Cache memory is intended to give memory speed approaching that of the fastest memories available, and at the same time provide a large memory size at the price of less expensive types of semiconductor memories. The concept is illustrated in Figure (a) below. There is a relatively large and slow main memory together with a smaller, faster cache memory. The cache contains a copy of portions of main memory.
When the processor attempts to read a word of memory, a check is made to determine if the word is in the cache. If so, the word is delivered to the processor. If not, a block of main memory, consisting of some fixed number of words, is read into the cache and then the word is delivered to the processor. Because of the phenomenon of locality of reference, when a block of data is fetched into the cache to satisfy a single memory reference, it is likely that there will be future references to that same memory location or to other words in the block.
Figure (b) depicts the use of multiple levels of cache. The L2 cache is slower and typically larger than the L1 cache, and the L3 cache is slower and typically larger than the L2 cache.
Above figure depicts the structure of a cache/main memory system. Main memory consists of up to 2n addressable words, with each word having a unique n-bit address. For mapping purposes, this memory is considered to consist of a number of fixed length blocks of K words each. That is, there are M = ((2^n)/K) blocks in main memory.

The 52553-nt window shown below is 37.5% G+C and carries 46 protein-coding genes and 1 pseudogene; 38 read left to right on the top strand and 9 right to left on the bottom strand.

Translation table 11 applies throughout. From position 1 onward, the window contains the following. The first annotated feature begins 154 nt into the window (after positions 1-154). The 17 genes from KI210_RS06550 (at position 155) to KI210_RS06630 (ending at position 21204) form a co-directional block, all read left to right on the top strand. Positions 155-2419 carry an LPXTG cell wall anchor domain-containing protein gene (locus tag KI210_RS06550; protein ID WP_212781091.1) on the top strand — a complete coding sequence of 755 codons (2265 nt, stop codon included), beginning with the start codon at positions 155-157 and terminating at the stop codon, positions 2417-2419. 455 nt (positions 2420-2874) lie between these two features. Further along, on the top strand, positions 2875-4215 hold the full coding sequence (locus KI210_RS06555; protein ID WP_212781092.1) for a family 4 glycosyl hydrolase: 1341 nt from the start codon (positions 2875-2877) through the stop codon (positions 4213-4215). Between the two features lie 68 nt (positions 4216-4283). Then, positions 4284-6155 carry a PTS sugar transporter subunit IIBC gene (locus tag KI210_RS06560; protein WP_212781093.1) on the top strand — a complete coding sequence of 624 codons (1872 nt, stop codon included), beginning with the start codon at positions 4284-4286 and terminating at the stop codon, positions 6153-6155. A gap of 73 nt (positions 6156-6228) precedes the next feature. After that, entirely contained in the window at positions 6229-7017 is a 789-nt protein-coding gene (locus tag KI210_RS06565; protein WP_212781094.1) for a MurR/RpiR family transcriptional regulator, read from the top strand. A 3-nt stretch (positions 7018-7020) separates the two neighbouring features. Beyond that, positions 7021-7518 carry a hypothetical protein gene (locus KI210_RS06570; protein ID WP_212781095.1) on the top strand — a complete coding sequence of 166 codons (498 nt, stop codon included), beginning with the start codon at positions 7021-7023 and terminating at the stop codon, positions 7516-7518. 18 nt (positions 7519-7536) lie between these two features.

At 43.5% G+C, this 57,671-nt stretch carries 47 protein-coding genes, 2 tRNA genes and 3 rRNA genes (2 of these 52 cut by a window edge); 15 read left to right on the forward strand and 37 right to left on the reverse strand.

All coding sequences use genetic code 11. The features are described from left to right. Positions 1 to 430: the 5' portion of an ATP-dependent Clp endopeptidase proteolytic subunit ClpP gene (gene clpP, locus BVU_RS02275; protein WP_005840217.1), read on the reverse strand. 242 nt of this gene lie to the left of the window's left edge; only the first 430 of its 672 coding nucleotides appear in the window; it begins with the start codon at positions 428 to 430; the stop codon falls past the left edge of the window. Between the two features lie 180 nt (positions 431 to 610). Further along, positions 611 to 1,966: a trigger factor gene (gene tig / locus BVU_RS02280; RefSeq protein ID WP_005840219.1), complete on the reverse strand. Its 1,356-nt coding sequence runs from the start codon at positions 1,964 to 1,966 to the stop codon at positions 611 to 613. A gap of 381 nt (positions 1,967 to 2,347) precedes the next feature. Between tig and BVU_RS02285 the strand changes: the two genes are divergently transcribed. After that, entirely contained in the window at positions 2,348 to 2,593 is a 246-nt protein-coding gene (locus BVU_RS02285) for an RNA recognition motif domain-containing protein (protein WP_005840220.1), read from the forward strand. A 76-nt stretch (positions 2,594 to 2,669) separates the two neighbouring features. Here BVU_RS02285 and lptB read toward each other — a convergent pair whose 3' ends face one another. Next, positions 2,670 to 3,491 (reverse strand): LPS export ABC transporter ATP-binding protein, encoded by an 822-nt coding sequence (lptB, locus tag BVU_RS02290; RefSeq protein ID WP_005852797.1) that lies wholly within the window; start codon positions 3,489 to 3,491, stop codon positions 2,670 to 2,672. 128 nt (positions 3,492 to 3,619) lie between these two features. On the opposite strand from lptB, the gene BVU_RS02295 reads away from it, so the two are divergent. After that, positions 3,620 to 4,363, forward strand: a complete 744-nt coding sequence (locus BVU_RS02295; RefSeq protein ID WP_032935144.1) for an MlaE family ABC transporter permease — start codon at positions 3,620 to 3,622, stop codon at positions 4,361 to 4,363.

The cache consists of m blocks, called lines.3 Each line contains K words, plus a tag of a few bits. Each line also includes control bits (not shown), such as a bit to indicate whether the line has been modified since being loaded into the cache. The length of a line, not including tag and control bits, is the line size.The line size may be as small as 32 bits, with each “word” being a single byte; in this case, the line size is 4 bytes.
The number of lines is considerably less than the number of main memory blocks (m << M). At any time, some subset of the blocks of memory resides in lines in the cache. If a word in a block of memory is read, that block is transferred to one of the lines of the cache. Because there are more blocks than lines, an individual line cannot be uniquely and permanently dedicated to a particular block. Thus, each line includes a tag that identifies which particular block is currently being stored. The tag is usually a portion of the main memory address, as described later in this section.
Above Figure illustrates the read operation. The processor generates the read address (RA) of a word to be read. If the word is contained in the cache, it is delivered to the processor. Otherwise, the block containing that word is loaded into the cache, and the word is delivered to the processor. Above Figure shows these last two operations occurring in parallel and reflects the organization shown in below Figure, which is typical of contemporary cache organizations.
In this organization, the cache connects to the processor via data, control, and address lines.The data and address lines also attach to data and address buffers, which attach to a system bus from which main memory is reached. When a cache hit occurs, the data and address buffers are disabled and communication is only between processor and cache, with no system bus traffic. When a cache miss occurs, the desired address is loaded onto the system bus and the data are returned through the data buffer to both the cache and the processor. In other organizations, the cache is physically interposed between the
processor and the main memory for all data, address, and control lines. In this latter case, for a cache miss, the desired word is first read into the cache and then transferred from cache to processor.